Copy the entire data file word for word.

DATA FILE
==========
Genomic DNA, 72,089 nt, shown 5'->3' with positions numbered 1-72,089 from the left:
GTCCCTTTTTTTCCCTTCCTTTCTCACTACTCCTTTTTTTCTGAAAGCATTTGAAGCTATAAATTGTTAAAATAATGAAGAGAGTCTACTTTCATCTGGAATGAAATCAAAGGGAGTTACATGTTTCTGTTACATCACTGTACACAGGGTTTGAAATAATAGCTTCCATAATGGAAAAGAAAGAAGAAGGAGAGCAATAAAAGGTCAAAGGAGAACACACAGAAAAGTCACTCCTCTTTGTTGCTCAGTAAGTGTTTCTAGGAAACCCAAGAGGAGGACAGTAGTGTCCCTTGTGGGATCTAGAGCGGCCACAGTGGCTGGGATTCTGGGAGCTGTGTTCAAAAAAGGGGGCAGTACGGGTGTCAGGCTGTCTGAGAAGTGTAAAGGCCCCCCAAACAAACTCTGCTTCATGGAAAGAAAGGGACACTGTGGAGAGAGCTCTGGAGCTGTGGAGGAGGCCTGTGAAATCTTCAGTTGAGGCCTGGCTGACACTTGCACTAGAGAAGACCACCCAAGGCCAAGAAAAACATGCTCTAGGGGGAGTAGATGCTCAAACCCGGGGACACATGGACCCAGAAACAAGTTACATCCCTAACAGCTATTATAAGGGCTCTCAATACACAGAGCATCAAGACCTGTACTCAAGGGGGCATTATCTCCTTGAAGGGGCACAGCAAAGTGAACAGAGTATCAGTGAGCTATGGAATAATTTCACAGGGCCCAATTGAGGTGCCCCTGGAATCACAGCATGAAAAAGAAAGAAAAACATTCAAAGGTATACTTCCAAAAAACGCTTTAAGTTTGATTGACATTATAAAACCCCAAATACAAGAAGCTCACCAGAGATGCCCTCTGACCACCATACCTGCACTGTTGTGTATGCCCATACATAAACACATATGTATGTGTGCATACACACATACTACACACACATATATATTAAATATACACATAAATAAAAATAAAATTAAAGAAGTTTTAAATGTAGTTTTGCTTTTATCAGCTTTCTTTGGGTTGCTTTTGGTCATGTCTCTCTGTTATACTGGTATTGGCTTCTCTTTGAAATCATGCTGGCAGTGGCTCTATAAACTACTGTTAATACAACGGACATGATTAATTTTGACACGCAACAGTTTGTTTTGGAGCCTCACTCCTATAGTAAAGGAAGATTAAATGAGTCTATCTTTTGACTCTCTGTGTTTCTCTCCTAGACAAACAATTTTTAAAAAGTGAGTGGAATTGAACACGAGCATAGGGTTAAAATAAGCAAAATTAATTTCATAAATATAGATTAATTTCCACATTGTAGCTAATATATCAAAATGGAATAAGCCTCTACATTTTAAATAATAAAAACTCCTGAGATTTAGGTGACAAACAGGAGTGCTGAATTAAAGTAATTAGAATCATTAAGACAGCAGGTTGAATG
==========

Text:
Genomic DNA, 72,089 nt, shown 5'->3' with positions numbered 1-72,089 from the left:
GTCCCTTTTTTTCCCTTCCTTTCTCACTACTCCTTTTTTTCTGAAAGCATTTGAAGCTATAAATTGTTAAAATAATGAAGAGAGTCTACTTTCATCTGGAATGAAATCAAAGGGAGTTACATGTTTCTGTTACATCACTGTACACAGGGTTTGAAATAATAGCTTCCATAATGGAAAAGAAAGAAGAAGGAGAGCAATAAAAGGTCAAAGGAGAACACACAGAAAAGTCACTCCTCTTTGTTGCTCAGTAAGTGTTTCTAGGAAACCCAAGAGGAGGACAGTAGTGTCCCTTGTGGGATCTAGAGCGGCCACAGTGGCTGGGATTCTGGGAGCTGTGTTCAAAAAAGGGGGCAGTACGGGTGTCAGGCTGTCTGAGAAGTGTAAAGGCCCCCCAAACAAACTCTGCTTCATGGAAAGAAAGGGACACTGTGGAGAGAGCTCTGGAGCTGTGGAGGAGGCCTGTGAAATCTTCAGTTGAGGCCTGGCTGACACTTGCACTAGAGAAGACCACCCAAGGCCAAGAAAAACATGCTCTAGGGGGAGTAGATGCTCAAACCCGGGGACACATGGACCCAGAAACAAGTTACATCCCTAACAGCTATTATAAGGGCTCTCAATACACAGAGCATCAAGACCTGTACTCAAGGGGGCATTATCTCCTTGAAGGGGCACAGCAAAGTGAACAGAGTATCAGTGAGCTATGGAATAATTTCACAGGGCCCAATTGAGGTGCCCCTGGAATCACAGCATGAAAAAGAAAGAAAAACATTCAAAGGTATACTTCCAAAAAACGCTTTAAGTTTGATTGACATTATAAAACCCCAAATACAAGAAGCTCACCAGAGATGCCCTCTGACCACCATACCTGCACTGTTGTGTATGCCCATACATAAACACATATGTATGTGTGCATACACACATACTACACACACATATATATTAAATATACACATAAATAAAAATAAAATTAAAGAAGTTTTAAATGTAGTTTTGCTTTTATCAGCTTTCTTTGGGTTGCTTTTGGTCATGTCTCTCTGTTATACTGGTATTGGCTTCTCTTTGAAATCATGCTGGCAGTGGCTCTATAAACTACTGTTAATACAACGGACATGATTAATTTTGACACGCAACAGTTTGTTTTGGAGCCTCACTCCTATAGTAAAGGAAGATTAAATGAGTCTATCTTTTGACTCTCTGTGTTTCTCTCCTAGACAAACAATTTTTAAAAAGTGAGTGGAATTGAACACGAGCATAGGGTTAAAATAAGCAAAATTAATTTCATAAATATAGATTAATTTCCACATTGTAGCTAATATATCAAAATGGAATAAGCCTCTACATTTTAAATAATAAAAACTCCTGAGATTTAGGTGACAAACAGGAGTGCTGAATTAAAGTAATTAGAATCATTAAGACAGCAGGTTGAATG